News Release

Schnitzer Steel Invests in Significant Upgrades to Its Portland Metals Recycling Operation

PORTLAND, Ore.--(BUSINESS WIRE)--Dec. 14, 2005--Schnitzer Steel Industries, Inc. (NASDAQ: SCHN) today announced the purchase of a state-of-the-art Metso Texas Shredder 122x108 for its Portland, Oregon metals recycling operation. The new shredder is equipped with a 7,000 horsepower motor and will nearly double the operation's metal shredding capacity, currently 250,000 tons per year, to approximately 480,000 tons per year - while only increasing total energy consumption by 10 percent. It will replace equipment that has been in place since the early 1970s. As part of the upgrade, Schnitzer Steel will also install a new electric substation and 115 kV transmission line, and a downstream ferrous metals recovery system with a designed output capacity of 40,000 tons per month. Schnitzer Steel's investment in these upgrades will total more than $14 million.

"As Schnitzer Steel prepares to enter its 100th year in business - a business founded in Oregon - we are making considerable re-investments in our Portland metals recycling operation to enhance its position as a leading West Coast metals processor and recycler. These investments will significantly increase the production capacity and cost efficiency of our operations, allowing us to recycle considerably more metal at a lower cost per ton," stated Jim Goodrich, general manager for Schnitzer Steel's Portland metals recycling operation. "We look forward to the direct benefits these investments will provide for our customers and suppliers, our community, and our 122 talented and valued employees."

Schnitzer Steel is collaborating with Portland General Electric (PGE), the utility serving its Portland operation, on the installation of the high-efficiency shredder. In addition to providing engineering and construction support, PGE also assisted the Company in applying for financial incentives from the Energy Trust of Oregon and a Business Energy Tax Credit from The Oregon Department of Energy. PGE estimates that the new shredder will create energy savings of two million kilowatt hours annually through production efficiencies. As a result, the shredder project has been approved for a $410,000 production efficiency incentive from the Energy Trust of Oregon and a $360,000 Business Energy Tax Credit.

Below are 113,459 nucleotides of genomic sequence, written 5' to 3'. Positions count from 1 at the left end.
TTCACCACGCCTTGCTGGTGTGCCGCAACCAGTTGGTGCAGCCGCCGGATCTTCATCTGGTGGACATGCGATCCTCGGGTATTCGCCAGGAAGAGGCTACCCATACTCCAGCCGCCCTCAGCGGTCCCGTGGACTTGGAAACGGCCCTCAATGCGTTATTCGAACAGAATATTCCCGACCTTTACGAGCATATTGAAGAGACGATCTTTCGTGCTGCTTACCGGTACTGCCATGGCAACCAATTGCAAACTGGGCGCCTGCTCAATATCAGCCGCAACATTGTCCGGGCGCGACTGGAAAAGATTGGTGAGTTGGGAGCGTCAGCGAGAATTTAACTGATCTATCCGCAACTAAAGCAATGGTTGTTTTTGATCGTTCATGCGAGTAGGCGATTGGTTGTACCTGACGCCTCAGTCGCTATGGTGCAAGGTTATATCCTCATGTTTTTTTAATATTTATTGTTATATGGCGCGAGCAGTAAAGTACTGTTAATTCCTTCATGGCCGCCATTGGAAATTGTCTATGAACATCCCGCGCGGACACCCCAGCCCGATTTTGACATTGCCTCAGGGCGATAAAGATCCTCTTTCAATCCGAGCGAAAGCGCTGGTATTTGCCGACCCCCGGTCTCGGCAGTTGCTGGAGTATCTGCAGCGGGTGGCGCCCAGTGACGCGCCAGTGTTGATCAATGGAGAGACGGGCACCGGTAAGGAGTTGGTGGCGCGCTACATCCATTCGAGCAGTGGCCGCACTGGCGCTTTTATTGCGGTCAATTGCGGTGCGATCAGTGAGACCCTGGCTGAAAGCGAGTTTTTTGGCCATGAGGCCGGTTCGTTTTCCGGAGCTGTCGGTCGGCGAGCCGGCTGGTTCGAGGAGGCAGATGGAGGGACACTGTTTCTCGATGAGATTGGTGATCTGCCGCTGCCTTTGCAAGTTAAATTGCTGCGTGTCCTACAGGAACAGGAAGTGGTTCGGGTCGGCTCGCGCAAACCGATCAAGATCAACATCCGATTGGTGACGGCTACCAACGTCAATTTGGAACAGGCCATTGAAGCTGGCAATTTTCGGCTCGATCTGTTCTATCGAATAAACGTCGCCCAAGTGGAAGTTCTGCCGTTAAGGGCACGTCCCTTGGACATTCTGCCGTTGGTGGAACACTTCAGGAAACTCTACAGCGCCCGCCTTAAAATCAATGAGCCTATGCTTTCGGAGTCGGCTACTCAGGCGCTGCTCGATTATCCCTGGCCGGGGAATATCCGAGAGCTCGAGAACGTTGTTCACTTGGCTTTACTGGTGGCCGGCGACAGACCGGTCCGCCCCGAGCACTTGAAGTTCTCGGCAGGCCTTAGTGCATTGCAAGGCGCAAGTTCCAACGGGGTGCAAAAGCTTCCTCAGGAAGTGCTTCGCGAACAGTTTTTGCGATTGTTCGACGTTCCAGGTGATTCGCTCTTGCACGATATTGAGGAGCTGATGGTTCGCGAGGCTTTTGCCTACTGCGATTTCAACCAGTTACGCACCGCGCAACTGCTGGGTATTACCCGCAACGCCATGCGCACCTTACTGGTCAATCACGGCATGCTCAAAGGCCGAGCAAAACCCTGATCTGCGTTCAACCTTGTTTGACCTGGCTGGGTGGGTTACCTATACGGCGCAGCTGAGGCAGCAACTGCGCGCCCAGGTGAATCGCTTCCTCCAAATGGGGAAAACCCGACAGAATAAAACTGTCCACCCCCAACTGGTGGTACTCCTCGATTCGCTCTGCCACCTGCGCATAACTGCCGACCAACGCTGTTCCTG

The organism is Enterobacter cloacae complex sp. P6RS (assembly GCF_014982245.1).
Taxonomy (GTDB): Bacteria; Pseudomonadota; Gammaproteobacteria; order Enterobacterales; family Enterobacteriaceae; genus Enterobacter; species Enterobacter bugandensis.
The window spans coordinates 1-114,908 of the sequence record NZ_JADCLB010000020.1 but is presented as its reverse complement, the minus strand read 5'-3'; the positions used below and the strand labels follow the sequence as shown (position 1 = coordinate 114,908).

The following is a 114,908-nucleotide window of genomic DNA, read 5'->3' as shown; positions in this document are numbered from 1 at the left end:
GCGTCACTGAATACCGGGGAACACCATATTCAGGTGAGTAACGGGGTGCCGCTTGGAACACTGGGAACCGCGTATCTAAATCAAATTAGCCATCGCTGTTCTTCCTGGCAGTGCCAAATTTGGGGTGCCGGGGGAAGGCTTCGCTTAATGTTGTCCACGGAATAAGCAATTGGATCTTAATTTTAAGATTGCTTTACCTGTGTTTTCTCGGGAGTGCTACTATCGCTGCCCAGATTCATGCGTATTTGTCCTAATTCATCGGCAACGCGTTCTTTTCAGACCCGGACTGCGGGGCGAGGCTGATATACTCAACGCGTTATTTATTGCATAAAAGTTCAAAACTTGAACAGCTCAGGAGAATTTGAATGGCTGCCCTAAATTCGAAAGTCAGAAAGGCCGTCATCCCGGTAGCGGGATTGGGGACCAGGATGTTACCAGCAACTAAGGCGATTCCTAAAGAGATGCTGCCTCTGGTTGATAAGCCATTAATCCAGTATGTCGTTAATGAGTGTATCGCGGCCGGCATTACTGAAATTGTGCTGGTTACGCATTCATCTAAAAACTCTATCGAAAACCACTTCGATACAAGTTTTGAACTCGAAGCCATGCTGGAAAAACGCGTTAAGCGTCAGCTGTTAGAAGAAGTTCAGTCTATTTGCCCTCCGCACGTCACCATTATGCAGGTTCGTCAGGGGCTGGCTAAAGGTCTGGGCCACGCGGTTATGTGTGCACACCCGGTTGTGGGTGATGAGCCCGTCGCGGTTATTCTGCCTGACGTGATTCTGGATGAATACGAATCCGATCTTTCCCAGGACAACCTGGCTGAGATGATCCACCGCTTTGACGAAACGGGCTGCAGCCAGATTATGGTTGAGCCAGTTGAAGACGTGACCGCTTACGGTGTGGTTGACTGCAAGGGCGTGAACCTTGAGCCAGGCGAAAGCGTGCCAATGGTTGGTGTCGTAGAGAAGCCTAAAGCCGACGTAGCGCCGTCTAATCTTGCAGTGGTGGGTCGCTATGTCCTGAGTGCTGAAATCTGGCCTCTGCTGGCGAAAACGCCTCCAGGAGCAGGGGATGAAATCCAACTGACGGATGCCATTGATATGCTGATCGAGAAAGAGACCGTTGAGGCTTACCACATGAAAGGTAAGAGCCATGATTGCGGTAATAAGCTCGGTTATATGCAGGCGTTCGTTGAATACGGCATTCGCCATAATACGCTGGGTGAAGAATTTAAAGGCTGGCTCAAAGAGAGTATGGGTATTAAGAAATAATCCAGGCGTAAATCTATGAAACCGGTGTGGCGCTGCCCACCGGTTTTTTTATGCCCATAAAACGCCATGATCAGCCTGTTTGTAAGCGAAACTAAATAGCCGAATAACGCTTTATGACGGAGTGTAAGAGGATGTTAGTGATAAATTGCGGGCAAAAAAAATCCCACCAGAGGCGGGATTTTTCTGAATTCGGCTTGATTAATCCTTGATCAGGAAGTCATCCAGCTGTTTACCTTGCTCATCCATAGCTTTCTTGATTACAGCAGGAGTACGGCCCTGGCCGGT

"PGE was instrumental in identifying opportunities for savings and assisting us with the application process. We truly appreciate their assistance and their willingness to work closely with us on the installation of the new shredder," said Jay Robinovitz, Pacific Northwest vice president of operations for Schnitzer Steel. "We also offer our thanks to the Energy Trust of Oregon and The Oregon Department of Energy for their dedication in promoting energy efficiency throughout the state."

The new shredder and related projects are just a few of the many significant investments currently underway at Schnitzer Steel's Portland operation. The Company is rebuilding its dock on the site and upgrading its ship-loading crane. Schnitzer Steel's marine terminal operation is adjacent to a 40-foot-deep navigation channel that provides ready access to world markets.

"These investments will further enhance our operation's competitiveness and capabilities, and Schnitzer Steel's leadership in the global steel marketplace," stated Robinovitz. "As world-wide demand for scrap steel continues to increase, we competitively serve both export markets, such as Asia and Europe, through our strategically-located, deep-water ports and global trade brokerage business, and domestic customers, like our Cascade Steel Rolling Mill in McMinnville, Oregon."